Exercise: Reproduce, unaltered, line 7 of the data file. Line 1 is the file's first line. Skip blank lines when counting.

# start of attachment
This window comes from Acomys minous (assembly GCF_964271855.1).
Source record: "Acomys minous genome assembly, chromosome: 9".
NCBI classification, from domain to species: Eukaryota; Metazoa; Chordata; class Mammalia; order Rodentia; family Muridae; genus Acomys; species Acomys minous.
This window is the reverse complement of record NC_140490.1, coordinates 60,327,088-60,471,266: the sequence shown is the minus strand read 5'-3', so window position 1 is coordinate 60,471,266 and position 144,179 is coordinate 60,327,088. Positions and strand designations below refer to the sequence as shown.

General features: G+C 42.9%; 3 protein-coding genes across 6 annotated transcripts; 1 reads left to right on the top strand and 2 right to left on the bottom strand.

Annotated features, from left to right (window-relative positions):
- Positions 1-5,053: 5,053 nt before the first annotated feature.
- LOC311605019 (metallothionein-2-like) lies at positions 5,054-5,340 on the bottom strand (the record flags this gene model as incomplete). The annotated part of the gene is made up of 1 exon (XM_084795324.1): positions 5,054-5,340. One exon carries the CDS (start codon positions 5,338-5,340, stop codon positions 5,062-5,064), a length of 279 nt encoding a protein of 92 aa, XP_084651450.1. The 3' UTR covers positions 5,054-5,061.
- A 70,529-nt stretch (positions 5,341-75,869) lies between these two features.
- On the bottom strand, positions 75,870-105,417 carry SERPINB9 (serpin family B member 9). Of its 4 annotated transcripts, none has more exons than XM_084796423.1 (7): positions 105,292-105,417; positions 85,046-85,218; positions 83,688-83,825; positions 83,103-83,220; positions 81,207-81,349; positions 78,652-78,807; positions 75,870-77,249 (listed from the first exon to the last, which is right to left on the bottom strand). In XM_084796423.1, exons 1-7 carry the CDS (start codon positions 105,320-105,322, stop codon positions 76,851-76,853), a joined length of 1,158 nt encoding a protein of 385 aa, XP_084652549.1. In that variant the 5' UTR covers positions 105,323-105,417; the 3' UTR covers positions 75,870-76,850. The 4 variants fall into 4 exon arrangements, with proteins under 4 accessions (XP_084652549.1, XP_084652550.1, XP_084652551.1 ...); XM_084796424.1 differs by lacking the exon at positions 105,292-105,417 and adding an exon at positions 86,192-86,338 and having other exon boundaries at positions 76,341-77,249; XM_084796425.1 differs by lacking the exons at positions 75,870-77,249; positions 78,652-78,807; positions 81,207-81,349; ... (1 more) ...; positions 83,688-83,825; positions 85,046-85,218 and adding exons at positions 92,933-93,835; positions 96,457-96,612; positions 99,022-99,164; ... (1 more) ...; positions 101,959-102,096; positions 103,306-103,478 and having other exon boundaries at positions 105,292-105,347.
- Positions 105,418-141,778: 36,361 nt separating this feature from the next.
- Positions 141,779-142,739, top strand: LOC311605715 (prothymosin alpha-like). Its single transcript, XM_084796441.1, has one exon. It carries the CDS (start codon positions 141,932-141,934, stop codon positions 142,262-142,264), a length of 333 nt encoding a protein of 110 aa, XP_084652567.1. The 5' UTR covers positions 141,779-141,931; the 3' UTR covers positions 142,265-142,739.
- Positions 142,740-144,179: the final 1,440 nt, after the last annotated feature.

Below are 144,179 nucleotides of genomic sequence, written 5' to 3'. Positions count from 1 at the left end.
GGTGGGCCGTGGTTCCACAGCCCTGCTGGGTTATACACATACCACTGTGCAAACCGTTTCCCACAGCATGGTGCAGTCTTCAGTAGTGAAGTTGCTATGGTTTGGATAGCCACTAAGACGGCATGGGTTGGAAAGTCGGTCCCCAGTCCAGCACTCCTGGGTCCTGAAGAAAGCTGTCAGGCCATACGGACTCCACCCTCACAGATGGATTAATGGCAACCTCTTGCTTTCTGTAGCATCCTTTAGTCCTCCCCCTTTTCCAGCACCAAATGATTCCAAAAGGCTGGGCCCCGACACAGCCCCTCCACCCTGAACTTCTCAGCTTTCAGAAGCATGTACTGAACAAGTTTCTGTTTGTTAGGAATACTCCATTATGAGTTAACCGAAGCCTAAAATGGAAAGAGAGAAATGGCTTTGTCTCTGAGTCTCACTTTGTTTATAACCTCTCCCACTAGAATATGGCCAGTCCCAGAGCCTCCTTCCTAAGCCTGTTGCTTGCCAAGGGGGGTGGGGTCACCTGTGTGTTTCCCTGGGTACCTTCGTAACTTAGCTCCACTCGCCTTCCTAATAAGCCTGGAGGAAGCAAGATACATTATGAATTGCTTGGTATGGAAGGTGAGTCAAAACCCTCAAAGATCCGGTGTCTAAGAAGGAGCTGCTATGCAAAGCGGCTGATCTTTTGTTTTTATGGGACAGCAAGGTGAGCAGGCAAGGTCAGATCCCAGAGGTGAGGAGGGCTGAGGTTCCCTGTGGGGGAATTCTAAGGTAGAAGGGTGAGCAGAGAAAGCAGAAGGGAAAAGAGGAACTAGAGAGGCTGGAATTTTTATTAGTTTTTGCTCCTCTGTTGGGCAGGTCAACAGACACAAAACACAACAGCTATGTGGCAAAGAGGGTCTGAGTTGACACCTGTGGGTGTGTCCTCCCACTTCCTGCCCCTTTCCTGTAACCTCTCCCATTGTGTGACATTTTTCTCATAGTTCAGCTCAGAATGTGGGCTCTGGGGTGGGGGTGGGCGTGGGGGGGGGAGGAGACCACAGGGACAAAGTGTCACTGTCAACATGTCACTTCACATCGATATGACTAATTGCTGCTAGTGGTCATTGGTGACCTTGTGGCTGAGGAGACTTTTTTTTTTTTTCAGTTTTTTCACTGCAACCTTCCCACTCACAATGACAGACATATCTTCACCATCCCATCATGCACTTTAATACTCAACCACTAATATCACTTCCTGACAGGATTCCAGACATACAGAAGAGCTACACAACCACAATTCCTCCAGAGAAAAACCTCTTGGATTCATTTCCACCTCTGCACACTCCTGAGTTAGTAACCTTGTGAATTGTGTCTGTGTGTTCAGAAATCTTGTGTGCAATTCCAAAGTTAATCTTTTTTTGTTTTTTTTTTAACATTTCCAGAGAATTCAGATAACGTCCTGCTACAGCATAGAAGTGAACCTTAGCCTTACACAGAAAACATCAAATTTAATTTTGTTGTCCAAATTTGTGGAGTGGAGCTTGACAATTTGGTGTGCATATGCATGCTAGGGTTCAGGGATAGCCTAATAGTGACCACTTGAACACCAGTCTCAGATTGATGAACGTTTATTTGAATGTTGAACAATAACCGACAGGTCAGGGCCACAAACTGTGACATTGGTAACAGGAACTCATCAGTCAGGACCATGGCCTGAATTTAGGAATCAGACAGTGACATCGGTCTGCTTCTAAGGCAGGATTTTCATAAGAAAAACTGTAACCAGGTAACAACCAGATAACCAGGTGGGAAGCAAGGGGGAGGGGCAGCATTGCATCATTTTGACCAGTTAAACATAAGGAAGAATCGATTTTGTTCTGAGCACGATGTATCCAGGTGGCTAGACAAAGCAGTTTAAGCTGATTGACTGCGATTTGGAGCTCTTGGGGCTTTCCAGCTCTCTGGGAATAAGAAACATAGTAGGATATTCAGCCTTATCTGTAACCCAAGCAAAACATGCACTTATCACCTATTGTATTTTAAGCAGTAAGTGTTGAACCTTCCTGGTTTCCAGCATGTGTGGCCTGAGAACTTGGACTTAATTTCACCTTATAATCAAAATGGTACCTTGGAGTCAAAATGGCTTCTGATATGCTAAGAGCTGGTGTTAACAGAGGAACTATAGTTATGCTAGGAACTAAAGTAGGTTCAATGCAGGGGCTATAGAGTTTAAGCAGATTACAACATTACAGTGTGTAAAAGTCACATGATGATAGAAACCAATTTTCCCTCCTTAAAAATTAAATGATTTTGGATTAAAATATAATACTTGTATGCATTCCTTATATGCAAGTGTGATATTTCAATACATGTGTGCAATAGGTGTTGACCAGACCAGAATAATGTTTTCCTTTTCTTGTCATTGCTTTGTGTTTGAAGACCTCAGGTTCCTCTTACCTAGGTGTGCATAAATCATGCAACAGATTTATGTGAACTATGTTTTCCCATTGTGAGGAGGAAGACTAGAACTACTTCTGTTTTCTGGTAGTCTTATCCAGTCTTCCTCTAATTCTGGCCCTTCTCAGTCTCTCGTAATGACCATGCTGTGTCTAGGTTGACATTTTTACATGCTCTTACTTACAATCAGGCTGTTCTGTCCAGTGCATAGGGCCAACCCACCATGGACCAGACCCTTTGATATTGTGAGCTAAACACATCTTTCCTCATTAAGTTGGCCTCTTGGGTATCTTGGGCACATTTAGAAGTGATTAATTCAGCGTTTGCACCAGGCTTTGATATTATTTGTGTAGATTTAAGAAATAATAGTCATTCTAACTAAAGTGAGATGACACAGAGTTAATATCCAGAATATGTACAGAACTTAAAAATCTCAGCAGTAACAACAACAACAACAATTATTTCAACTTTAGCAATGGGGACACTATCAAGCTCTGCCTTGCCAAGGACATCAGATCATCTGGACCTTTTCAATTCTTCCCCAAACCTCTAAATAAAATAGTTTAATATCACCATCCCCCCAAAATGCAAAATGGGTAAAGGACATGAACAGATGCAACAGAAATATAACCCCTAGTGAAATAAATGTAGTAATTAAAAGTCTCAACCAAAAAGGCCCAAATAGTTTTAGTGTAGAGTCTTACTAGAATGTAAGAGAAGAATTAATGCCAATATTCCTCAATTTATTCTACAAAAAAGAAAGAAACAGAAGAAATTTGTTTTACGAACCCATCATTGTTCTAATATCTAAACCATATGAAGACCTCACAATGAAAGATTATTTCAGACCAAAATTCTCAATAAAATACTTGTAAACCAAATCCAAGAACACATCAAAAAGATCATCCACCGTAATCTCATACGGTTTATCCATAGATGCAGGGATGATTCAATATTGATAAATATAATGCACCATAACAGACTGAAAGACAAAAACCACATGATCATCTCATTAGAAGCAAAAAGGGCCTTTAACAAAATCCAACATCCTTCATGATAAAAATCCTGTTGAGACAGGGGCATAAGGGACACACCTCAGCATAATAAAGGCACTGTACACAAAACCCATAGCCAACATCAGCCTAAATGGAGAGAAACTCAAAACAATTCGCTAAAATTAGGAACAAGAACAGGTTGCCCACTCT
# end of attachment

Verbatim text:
- Positions 1-5,053: 5,053 nt before the first annotated feature.